18k IG pebblesheen pool, Hayward ProLogic P4 w/ T-15 SWG, Pentair 1HP 2-speed Superflo, Hayward 6020 DE filter
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    Pool School + Test Kit + PoolMath = A TROUBLE FREE POOL
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    BoDarville's Avatar
    Join Date
    Jun 2012
    DFW, Texas

    Re: Newbie IG Pool Owner - 34 foot plaster -- need advice pl

    Hi Jenny:

    I'm a fellow newbie to the forum, but have been using BBB for almost a year now. My costs are much lower with BBB vs. previous methods and with better results, so you have come to the right place . Your pool is roughly the same size (in gallons) as mine, so let me take a stab at your question #3 and share what my recent costs have been. Keep in mind, my pool is properly maintained so the numbers below show what it takes to keep it that way. You indicated that you may have some work to do to get your pool in shape, so your costs may be higher initially, but will come down once you have the pool where you want it to be.
    • I use bleach exclusively for chlorination and am averaging about $36/month. I purchase 6% Clorox that comes in a package of three 182oz jugs from warehouse clubs. I have not had a need to shock based on frequent Overnight Chlorine Loss Testing (OCLT) - refer to Pool School for more info on OCLT.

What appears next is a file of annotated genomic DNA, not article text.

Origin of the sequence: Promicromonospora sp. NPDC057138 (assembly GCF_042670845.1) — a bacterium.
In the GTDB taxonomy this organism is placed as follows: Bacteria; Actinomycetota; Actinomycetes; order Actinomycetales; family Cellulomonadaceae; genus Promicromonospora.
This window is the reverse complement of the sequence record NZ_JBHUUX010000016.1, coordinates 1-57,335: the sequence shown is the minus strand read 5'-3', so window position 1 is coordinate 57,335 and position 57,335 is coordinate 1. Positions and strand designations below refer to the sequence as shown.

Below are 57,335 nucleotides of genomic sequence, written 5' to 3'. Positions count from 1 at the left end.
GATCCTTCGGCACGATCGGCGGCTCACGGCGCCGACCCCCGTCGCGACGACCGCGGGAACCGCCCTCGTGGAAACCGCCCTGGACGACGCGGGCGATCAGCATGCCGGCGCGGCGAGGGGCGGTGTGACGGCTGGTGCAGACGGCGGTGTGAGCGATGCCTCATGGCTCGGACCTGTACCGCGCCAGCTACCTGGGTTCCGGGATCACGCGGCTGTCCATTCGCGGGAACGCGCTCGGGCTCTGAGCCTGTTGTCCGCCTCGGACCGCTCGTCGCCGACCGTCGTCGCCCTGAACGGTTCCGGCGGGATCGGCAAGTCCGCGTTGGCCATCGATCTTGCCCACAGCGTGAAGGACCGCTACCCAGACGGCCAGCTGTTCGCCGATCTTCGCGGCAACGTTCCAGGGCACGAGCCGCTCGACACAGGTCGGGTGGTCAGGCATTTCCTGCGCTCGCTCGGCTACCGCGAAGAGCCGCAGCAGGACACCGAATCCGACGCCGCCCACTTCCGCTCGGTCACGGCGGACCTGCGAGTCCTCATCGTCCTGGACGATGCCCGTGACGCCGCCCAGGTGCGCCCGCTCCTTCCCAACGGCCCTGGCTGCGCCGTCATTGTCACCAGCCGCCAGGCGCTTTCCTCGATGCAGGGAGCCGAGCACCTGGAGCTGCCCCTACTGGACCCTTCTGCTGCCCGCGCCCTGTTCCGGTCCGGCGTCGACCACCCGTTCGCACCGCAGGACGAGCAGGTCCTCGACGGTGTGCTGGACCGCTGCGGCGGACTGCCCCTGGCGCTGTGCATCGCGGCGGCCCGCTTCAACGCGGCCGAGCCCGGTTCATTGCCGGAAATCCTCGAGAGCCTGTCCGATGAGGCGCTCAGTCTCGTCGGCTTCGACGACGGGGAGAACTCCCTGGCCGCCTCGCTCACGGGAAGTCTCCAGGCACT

• I run my pump an average of 5 hours per day. The electrical plate says it uses 1,840 watts, which is 1.84 kilowatts. My current cost of electricity is 8 cents per kilowatt/hr, so this works out to 74 cents per day or about $22 per month, figured as 1.84 kilowatts*.08 per kilowatt/hr * 5 hours * 30 days = ~$22/mo. To get a more accurate estimate of what your costs would be, plug in the wattage of your pump motor(s) and divide by 1,000 to get kilowatts, your electric rate per kilowatt hour, and an estimate of how many hours per day you plan to run the pump.

    • Add another $7-8 per month for Muriatic Acid (MA) during the warmer months to keep pH in check. My pool's pH tends to rise due to waterfall from spa into pool.

    Based on other posts, I seem to run my pump less than most. However, it works for me as the water is crystal clear and I can tell that the main drain (10 ft below the surface) is held in place by Phillips-head screws. I am also fanatical about removing any debris (leaves, etc.) from the pool and keeping the skimmers & pump screens clean. Each pool/situation is different and you will need to experiment with what works best for you. I started by running the pump for 12 hours and gradually cut back until I noticed a degradation in water clarity. In my case, there was virtually no difference, but again I skim/vac/brush the pool more frequently than most. I settled on 4-5 hours since that turns the water over once.

    Hope this helps!
    Gold Supporter, TFP Lifetime Supporter, 26,680 gal Plaster IGP 3.5 - 10' depth / Attached Waterfall Spa, Manually Chlorinated, Triton Sand Filter, 1.5 HP * 1.1 SF = 1.65 SFHP 1-speed Pentair WhisperFlo WF-26 Pump, 400K BTU NG Teledyne Laars Series One Heater, Polaris 360, Test Kit Comparison, Chlorine/CYA Chart, SLAMing Your Pool, OCLT